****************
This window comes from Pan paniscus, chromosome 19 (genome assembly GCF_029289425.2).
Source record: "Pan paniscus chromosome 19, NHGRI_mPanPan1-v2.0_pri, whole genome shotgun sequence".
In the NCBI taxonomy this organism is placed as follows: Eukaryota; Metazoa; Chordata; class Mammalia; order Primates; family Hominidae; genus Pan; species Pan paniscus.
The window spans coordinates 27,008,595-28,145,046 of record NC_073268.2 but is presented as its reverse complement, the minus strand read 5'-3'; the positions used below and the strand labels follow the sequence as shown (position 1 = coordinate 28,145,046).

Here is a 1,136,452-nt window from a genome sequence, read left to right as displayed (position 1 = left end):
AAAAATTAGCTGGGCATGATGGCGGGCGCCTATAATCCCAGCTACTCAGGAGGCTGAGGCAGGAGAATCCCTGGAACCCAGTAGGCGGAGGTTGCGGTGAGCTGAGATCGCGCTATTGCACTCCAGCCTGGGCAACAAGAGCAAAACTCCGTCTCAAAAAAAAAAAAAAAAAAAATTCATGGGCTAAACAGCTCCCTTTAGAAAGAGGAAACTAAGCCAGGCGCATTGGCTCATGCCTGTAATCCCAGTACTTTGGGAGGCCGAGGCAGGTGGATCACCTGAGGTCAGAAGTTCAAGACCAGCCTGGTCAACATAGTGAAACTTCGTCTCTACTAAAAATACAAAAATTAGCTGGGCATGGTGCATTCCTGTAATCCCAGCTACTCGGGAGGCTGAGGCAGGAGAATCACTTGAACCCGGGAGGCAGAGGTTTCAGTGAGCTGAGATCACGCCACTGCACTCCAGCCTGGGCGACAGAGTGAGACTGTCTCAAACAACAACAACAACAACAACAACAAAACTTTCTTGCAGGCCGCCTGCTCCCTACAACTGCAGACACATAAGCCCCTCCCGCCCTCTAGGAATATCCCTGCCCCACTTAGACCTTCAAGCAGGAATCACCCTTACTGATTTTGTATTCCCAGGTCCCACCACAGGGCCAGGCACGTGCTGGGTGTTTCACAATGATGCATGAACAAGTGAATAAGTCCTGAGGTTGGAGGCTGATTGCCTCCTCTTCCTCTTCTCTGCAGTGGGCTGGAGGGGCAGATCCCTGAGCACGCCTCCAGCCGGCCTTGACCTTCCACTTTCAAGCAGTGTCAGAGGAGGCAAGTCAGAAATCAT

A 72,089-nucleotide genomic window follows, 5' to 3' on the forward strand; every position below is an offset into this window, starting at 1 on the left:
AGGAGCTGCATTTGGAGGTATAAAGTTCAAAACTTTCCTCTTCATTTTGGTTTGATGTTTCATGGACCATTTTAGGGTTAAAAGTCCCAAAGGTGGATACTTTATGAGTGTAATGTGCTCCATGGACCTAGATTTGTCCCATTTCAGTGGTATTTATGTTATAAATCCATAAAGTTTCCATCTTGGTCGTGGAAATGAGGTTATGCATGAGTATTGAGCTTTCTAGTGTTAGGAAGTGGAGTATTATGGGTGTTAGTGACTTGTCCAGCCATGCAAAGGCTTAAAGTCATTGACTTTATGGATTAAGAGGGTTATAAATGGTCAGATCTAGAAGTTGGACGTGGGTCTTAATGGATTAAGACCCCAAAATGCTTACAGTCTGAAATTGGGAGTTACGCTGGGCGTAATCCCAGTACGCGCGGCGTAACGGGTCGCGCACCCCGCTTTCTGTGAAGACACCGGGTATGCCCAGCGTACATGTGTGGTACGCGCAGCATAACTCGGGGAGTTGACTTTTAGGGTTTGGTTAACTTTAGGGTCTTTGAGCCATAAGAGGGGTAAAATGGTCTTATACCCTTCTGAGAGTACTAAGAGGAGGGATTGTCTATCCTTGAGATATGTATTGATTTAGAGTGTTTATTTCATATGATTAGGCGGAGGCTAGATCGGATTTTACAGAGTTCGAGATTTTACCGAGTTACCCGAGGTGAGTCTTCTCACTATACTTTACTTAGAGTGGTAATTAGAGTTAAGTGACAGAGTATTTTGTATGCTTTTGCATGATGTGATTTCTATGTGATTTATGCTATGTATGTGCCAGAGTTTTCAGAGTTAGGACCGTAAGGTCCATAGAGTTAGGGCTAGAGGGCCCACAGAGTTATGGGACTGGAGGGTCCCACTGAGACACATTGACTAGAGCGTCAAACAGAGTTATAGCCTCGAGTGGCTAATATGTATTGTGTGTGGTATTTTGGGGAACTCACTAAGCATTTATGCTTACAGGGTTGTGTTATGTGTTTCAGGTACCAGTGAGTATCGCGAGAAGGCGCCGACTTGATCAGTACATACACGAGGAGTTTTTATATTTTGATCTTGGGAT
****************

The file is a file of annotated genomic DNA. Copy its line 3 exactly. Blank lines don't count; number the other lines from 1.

In the NCBI taxonomy this organism is placed as follows: Eukaryota; Metazoa; Chordata; class Mammalia; order Primates; family Hominidae; genus Pan; species Pan paniscus.